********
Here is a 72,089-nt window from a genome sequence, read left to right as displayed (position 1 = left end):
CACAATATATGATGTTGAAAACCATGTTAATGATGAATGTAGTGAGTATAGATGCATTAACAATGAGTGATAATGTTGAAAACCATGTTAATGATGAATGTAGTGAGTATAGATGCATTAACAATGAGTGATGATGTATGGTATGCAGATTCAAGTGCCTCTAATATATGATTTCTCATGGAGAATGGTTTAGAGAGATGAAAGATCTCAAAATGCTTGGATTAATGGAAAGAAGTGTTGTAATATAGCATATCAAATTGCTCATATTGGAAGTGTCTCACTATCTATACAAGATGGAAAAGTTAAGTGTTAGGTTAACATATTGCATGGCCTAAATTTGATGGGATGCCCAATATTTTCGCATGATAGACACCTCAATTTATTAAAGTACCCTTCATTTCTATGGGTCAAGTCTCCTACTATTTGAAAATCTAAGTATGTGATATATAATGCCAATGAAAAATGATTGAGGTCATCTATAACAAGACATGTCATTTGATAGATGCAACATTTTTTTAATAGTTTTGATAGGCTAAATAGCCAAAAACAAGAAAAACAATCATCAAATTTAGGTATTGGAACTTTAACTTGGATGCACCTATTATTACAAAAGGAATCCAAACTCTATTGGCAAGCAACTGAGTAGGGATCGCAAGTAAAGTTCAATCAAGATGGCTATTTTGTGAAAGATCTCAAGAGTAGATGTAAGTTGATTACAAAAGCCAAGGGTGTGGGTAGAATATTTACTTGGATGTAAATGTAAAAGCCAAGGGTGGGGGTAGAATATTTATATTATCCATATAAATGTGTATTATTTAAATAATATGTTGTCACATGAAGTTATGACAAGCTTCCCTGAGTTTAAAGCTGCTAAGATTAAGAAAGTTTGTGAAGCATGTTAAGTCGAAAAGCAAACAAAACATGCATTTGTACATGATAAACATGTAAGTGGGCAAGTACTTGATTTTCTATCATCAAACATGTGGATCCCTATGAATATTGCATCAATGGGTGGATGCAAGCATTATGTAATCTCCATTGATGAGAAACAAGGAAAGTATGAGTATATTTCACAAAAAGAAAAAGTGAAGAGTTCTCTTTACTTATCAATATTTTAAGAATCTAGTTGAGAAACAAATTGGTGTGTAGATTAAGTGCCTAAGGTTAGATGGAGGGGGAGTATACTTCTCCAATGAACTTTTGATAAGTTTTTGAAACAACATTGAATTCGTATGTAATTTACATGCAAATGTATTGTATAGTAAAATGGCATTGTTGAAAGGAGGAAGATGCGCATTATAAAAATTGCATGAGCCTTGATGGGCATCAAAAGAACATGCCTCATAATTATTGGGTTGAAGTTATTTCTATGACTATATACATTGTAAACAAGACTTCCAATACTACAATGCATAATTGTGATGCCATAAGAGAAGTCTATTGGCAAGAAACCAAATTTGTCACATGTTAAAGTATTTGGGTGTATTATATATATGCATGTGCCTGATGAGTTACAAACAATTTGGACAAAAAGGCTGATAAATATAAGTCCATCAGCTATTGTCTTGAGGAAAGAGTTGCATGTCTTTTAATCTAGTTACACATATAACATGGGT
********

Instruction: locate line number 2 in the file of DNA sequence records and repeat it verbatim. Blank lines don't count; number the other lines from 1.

CACAATATATGATGTTGAAAACCATGTTAATGATGAATGTAGTGAGTATAGATGCATTAACAATGAGTGATAATGTTGAAAACCATGTTAATGATGAATGTAGTGAGTATAGATGCATTAACAATGAGTGATGATGTATGGTATGCAGATTCAAGTGCCTCTAATATATGATTTCTCATGGAGAATGGTTTAGAGAGATGAAAGATCTCAAAATGCTTGGATTAATGGAAAGAAGTGTTGTAATATAGCATATCAAATTGCTCATATTGGAAGTGTCTCACTATCTATACAAGATGGAAAAGTTAAGTGTTAGGTTAACATATTGCATGGCCTAAATTTGATGGGATGCCCAATATTTTCGCATGATAGACACCTCAATTTATTAAAGTACCCTTCATTTCTATGGGTCAAGTCTCCTACTATTTGAAAATCTAAGTATGTGATATATAATGCCAATGAAAAATGATTGAGGTCATCTATAACAAGACATGTCATTTGATAGATGCAACATTTTTTTAATAGTTTTGATAGGCTAAATAGCCAAAAACAAGAAAAACAATCATCAAATTTAGGTATTGGAACTTTAACTTGGATGCACCTATTATTACAAAAGGAATCCAAACTCTATTGGCAAGCAACTGAGTAGGGATCGCAAGTAAAGTTCAATCAAGATGGCTATTTTGTGAAAGATCTCAAGAGTAGATGTAAGTTGATTACAAAAGCCAAGGGTGTGGGTAGAATATTTACTTGGATGTAAATGTAAAAGCCAAGGGTGGGGGTAGAATATTTATATTATCCATATAAATGTGTATTATTTAAATAATATGTTGTCACATGAAGTTATGACAAGCTTCCCTGAGTTTAAAGCTGCTAAGATTAAGAAAGTTTGTGAAGCATGTTAAGTCGAAAAGCAAACAAAACATGCATTTGTACATGATAAACATGTAAGTGGGCAAGTACTTGATTTTCTATCATCAAACATGTGGATCCCTATGAATATTGCATCAATGGGTGGATGCAAGCATTATGTAATCTCCATTGATGAGAAACAAGGAAAGTATGAGTATATTTCACAAAAAGAAAAAGTGAAGAGTTCTCTTTACTTATCAATATTTTAAGAATCTAGTTGAGAAACAAATTGGTGTGTAGATTAAGTGCCTAAGGTTAGATGGAGGGGGAGTATACTTCTCCAATGAACTTTTGATAAGTTTTTGAAACAACATTGAATTCGTATGTAATTTACATGCAAATGTATTGTATAGTAAAATGGCATTGTTGAAAGGAGGAAGATGCGCATTATAAAAATTGCATGAGCCTTGATGGGCATCAAAAGAACATGCCTCATAATTATTGGGTTGAAGTTATTTCTATGACTATATACATTGTAAACAAGACTTCCAATACTACAATGCATAATTGTGATGCCATAAGAGAAGTCTATTGGCAAGAAACCAAATTTGTCACATGTTAAAGTATTTGGGTGTATTATATATATGCATGTGCCTGATGAGTTACAAACAATTTGGACAAAAAGGCTGATAAATATAAGTCCATCAGCTATTGTCTTGAGGAAAGAGTTGCATGTCTTTTAATCTAGTTACACATATAACATGGGT